There are those who have the means to put a Yquem down next to a Szepsy, but the average wine drinker most certainly doesn’t start his day like this. It wasn’t entirely clear to me either that this would turn into a short piece for WineSofa, although I have been talking around these two bottles for some time now.
Then one Sunday, the pastor came to lunch at our place. He’s a young man who climbs mountains and speeds along on his mountain bike in his free time, and now it also came to light that he enjoys sipping wine outside mass too. I happily opened bottle after bottle, until finally – instead of dessert - we came to the sweet wines.
Then I recalled that a year ago I had stumbled upon a bottle of Sauternes in a Budapest Lidl (no, really!), so I quickly scouted it out and opened it.
Chateau d’Arche, Sauternes Grand Cru Classé 2004 I 87 points
Discrete scent of honey, beeswax, peach, pineapple and barrel spices à la français. Medium bodied on the palate, the alcohol is noticeably higher than in the Tokaji wines, thereby much more ‘wine-like’ overall. The acidity is a little flabby, although well balanced. Interestingly, it’s not the acidity which balances the acidity but rather the alcohol. Medium finish with perhaps just a note of bitterness.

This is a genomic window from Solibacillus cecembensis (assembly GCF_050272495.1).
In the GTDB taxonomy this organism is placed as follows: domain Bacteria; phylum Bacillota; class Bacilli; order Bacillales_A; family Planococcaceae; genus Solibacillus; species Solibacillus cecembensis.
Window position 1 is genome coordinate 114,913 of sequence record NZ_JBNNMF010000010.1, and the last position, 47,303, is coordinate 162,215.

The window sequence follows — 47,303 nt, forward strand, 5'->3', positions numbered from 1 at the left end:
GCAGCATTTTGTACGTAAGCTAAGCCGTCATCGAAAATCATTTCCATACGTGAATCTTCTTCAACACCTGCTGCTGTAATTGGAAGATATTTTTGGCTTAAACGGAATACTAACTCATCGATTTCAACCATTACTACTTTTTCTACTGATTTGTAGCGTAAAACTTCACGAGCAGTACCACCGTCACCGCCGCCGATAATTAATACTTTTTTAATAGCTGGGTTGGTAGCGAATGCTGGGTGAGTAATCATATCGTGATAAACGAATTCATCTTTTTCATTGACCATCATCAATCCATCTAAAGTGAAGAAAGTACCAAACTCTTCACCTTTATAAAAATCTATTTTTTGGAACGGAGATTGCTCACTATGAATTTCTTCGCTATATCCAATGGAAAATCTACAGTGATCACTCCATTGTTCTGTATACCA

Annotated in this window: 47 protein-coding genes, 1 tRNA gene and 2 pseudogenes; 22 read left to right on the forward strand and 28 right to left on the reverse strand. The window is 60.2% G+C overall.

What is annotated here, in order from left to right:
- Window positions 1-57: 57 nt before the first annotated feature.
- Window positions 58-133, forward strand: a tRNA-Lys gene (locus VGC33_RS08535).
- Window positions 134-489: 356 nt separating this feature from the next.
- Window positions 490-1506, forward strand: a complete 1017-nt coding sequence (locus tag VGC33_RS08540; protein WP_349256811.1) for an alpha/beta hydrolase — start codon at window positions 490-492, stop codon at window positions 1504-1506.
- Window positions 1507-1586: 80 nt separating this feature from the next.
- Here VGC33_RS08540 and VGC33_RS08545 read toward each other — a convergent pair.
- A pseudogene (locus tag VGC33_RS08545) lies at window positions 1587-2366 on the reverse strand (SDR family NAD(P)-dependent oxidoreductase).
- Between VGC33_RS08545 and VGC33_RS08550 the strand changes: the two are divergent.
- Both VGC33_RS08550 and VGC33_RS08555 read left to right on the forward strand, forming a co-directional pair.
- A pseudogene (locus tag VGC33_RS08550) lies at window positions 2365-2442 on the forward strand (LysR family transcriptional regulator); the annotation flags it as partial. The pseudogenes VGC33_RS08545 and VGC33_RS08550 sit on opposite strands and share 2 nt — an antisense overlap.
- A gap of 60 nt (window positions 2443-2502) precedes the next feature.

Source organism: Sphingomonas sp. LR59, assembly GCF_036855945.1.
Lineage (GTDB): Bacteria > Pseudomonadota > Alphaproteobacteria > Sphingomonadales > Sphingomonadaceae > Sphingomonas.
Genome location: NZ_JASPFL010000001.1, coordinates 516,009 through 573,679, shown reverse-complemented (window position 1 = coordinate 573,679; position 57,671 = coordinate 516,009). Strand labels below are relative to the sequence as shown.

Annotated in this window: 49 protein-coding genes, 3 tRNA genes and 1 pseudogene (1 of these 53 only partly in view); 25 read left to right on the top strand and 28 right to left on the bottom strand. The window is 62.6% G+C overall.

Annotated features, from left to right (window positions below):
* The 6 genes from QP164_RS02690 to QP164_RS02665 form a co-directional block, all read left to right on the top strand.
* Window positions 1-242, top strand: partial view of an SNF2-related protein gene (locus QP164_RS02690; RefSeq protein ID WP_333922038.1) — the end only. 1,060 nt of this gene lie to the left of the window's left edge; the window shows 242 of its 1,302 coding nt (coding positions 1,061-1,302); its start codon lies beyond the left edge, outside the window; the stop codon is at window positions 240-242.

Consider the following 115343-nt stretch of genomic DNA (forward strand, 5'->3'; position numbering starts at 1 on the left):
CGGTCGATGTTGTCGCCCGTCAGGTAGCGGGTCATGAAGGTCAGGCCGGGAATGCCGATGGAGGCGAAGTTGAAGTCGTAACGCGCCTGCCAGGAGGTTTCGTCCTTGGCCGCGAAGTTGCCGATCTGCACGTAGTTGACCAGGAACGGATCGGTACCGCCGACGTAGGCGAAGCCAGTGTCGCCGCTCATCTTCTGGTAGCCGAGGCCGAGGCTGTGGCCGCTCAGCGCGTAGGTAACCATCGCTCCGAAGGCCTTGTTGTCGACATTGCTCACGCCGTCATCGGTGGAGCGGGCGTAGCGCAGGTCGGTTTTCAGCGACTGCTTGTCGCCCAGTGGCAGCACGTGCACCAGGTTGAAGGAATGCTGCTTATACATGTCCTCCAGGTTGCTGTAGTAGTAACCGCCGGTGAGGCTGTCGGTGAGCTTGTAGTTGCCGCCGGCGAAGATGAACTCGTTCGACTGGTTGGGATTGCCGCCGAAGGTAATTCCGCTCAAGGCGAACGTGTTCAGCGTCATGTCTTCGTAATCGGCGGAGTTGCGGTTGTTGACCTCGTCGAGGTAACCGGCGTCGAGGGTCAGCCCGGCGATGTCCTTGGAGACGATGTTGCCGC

Whilst we were sipping this wine, I couldn’t resist getting caught up in a long – and perhaps a little boring – summary about Sauternes and Tokaj. Father István simply nodded, humphed and sipped his wine. Then it suddenly dawned on me – as that’s what we should have started with! And I went and fished a bottle of Tokaji out of the cellar. Why explain it if you can taste it instead?
Samuel Tinon, Tokaji Aszú 5p 2006 I 95 points
Extremely intense nose in which citrus fruit is still present but no long playing the leading role. There is also a touch of propolis, a hint of walnut, lychee and mango, plenty of apricot, a little rosehip and a pinch of tobacco. Medium to full bodied on the palate with fiery acidity. There is a kind of vibrant tension in the wine, making the whole experience incredibly intense. The aromas on the nose are echoed on the palate, extremely well balanced, with an almost infinite finish. Harmonic, great wine, far from mainstream Tokaji Aszú.
The real journalistic trick would now be if I told you that the priest then only asked for more Aszú. And it would be true, because so it was. Whereas something else came to my mind. On the one hand, we compare the two wine regions with each other only for the sake of simplification; on the other, they represent completely different styles. From this perspective, it’s not entirely fair to taste them together, because such a good Aszú has a good chance of wiping the floor with a significant percentage of Sauternes wines. However, what is even more interesting is that the Tinon family owns an estate right next to Sauternes where they also produce naturally sweet wine. Samuel however lives in Olaszliszka in the Tokaj wine region. If nothing else, it’s worth giving this some thought…